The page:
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Dogs and such (1.1)


“Outside of a dog, a book is man’s best friend. Inside of a dog it’s too dark to read”—Groucho Marx

Childhood pets weren’t a part of my life, Granny being the fastidious clean-freak that she was. But I’ve more than made up for that deficiency in recent years.

Mitzie moved here in 1885 with her owner Peter Vandervort. She was ten years old at the time and I became her step-parent for ten years more. You do the math.

Miss Mitzie never weighed more than eight pounds; at the time of her death she weighed only six. Blind, deaf and nearly toothless, we learned to read the range and tenor of her bark: “Pick me up.” “Put me down.” “Take me out, let me feel the grass and smell the dirt so I can relieve myself properly.” “It’s time to eat, please.” I can’t reproduce the sounds she made—I lack her nuance and subtlety—but her requests were clear enough. Was it selfish to keep her with us so long?

A landscape student asked one day if we had a Shih-Tzu. I said “Yes, technically a Shih-Tzu/Poodle.” So, very soon we inherited an elderly Shih-Tzu, the student’s grandfather’s dog; a farm dog, no less. Can you believe it? A Shih-Tzu on a farm? Max came with a name and a host of medical problems: beneath a carpet of hair matted from months of no grooming we found a shy little fellow with a tumor on his left eyelid, a fibulating patella on his right rear leg, a level-3 heart murmur and the unnerving tendency for grand mal seizures at the least convenient times. Max required four medications three times a day, several of them what humans take for the same afflictions. We gave Max two better years than he otherwise would have had.

One day at Petco’s checkout, we chatted with someone who had found a stray dog that she couldn’t keep. Later that week, we welcomed a large Cocker Spaniel sans name, but his size and propensity for being in your lap very soon christened him Mister Moose. The very night he arrived, after Moosie had settled in on the bed, a drunk walked into our kitchen through an unlocked back door. The dog sprang into action defending turf that had only been his for a matter of hours. We knew that Mister Moose belonged.

In the meantime, a puffy grey cat began sunning on our deck. She seemed homeless, so dry cat food was added to the grocery list. Lingering over her bowl one day, I invited Missy Kit into the kitchen. Glancing up at me, she strolled in, did a long thoughtful analysis of the current menagerie and decided to settle down. “I can handle this motley crew” was written all over her face, which only confirmed her new name, a reference to the “Gunsmoke” character Miss Kitty (played by Amanda Blake), proprietor of the Long Branch Saloon. Missy Kit developed kidney failure and left us on terms other than her own.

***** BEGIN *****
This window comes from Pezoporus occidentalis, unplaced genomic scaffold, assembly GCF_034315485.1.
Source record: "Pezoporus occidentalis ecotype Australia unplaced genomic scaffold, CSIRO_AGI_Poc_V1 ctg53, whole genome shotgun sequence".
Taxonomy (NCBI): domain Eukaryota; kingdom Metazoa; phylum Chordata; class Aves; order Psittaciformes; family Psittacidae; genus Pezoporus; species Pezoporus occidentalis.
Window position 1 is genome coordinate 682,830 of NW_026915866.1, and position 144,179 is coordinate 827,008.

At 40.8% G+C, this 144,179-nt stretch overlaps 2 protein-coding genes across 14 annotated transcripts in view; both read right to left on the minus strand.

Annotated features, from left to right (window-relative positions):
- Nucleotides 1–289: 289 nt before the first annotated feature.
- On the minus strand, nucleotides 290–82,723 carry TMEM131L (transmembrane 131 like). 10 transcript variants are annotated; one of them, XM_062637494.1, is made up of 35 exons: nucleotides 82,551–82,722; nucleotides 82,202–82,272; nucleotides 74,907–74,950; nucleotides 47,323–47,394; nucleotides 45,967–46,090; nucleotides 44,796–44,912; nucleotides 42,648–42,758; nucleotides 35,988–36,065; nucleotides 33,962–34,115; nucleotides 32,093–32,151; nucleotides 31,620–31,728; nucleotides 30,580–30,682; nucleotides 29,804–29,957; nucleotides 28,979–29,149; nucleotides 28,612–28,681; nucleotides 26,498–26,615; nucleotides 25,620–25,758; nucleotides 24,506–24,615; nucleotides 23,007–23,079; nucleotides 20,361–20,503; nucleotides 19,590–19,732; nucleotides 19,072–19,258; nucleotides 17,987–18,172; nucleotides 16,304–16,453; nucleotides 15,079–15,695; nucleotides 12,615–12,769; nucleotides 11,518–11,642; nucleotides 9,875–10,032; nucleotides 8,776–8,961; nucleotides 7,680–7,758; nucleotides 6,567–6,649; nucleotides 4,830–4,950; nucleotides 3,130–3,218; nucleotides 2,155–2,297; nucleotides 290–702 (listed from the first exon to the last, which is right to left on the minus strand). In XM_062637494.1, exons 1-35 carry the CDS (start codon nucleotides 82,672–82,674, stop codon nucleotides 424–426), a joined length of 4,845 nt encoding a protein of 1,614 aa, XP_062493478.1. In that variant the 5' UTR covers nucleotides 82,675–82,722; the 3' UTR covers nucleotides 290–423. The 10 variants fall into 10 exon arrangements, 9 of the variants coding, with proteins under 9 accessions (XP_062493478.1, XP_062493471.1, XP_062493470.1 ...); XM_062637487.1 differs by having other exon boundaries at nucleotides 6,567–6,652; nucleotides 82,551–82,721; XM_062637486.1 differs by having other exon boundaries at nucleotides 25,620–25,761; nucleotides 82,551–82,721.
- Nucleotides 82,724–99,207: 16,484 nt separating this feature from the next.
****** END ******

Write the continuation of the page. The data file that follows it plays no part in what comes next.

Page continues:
Somewhere along the way, I did a year of graduate work at the University of Texas at Austin and adopted a Lhasa Apso named Rambo. Who would do that to a dog? Behaving more like a Scots Presbyterian than Sylvester Stallone, he soon earned the name Angus and flew home with me at Thanksgiving to join the other three. Milton Yergens used to watch me from his old office window walking the lot of them. “Die unendliche geschichte,” he would chuckle, describing the sight of three such mismatched dogs (8, 16 and 25 pounds) and a cat running along beside, squatting where the dogs relieved themselves. I honestly believe Missy Kit thought she was one of the pack.

Ultimately each of them left us, buried by the back porch in ground I consider as sacred as any cemetery. Clumps of hosta mark each of our five old friends, but we couldn’t stay pet-less for long. Lillie, another Shih-Tzu, and Bob the Tabby cat—handsome fellow; refugee from a neighborhood apartment house fire—constitute the current family. They too will leave us when the time is right (though it never is); they too will find space by the back porch. And they too will be followed in due course by other rescue animal companions.

I write this simply because we lost another good friend today: Eddie, boon companion of Cindy, Mark and the Divine Miss Emma. The void in their home is huge and sudden, though not unexpected. All I can say is that Eddie’s place in their hearts and ours is sure. Eddie fought the good and worthy fight.

If there is a lesson I’ve learned from our companions, it’s this: Don’t let saying goodbye to an old friend deter you from saying hello to a new one.

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